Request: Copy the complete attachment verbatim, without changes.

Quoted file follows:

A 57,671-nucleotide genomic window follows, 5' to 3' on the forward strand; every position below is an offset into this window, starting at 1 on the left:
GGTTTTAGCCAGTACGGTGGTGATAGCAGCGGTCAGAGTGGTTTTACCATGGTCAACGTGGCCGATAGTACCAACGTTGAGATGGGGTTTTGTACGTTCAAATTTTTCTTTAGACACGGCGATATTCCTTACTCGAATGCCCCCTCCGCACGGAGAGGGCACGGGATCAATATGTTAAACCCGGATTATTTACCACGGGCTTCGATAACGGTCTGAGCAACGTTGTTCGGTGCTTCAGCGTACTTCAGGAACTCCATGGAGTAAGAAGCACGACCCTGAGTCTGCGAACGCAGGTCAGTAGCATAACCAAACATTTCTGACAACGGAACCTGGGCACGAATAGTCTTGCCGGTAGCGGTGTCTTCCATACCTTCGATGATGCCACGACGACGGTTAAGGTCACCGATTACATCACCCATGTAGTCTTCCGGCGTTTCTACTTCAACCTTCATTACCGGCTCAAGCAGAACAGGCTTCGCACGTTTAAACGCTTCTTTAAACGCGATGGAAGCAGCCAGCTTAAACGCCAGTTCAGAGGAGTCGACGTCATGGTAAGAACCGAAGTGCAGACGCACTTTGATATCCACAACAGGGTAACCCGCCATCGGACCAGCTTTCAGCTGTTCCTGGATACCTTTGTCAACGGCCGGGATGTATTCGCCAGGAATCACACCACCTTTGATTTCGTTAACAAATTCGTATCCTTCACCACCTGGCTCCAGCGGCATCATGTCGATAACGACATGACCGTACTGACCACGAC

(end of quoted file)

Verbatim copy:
A 57,671-nucleotide genomic window follows, 5' to 3' on the forward strand; every position below is an offset into this window, starting at 1 on the left:
GGTTTTAGCCAGTACGGTGGTGATAGCAGCGGTCAGAGTGGTTTTACCATGGTCAACGTGGCCGATAGTACCAACGTTGAGATGGGGTTTTGTACGTTCAAATTTTTCTTTAGACACGGCGATATTCCTTACTCGAATGCCCCCTCCGCACGGAGAGGGCACGGGATCAATATGTTAAACCCGGATTATTTACCACGGGCTTCGATAACGGTCTGAGCAACGTTGTTCGGTGCTTCAGCGTACTTCAGGAACTCCATGGAGTAAGAAGCACGACCCTGAGTCTGCGAACGCAGGTCAGTAGCATAACCAAACATTTCTGACAACGGAACCTGGGCACGAATAGTCTTGCCGGTAGCGGTGTCTTCCATACCTTCGATGATGCCACGACGACGGTTAAGGTCACCGATTACATCACCCATGTAGTCTTCCGGCGTTTCTACTTCAACCTTCATTACCGGCTCAAGCAGAACAGGCTTCGCACGTTTAAACGCTTCTTTAAACGCGATGGAAGCAGCCAGCTTAAACGCCAGTTCAGAGGAGTCGACGTCATGGTAAGAACCGAAGTGCAGACGCACTTTGATATCCACAACAGGGTAACCCGCCATCGGACCAGCTTTCAGCTGTTCCTGGATACCTTTGTCAACGGCCGGGATGTATTCGCCAGGAATCACACCACCTTTGATTTCGTTAACAAATTCGTATCCTTCACCACCTGGCTCCAGCGGCATCATGTCGATAACGACATGACCGTACTGACCACGAC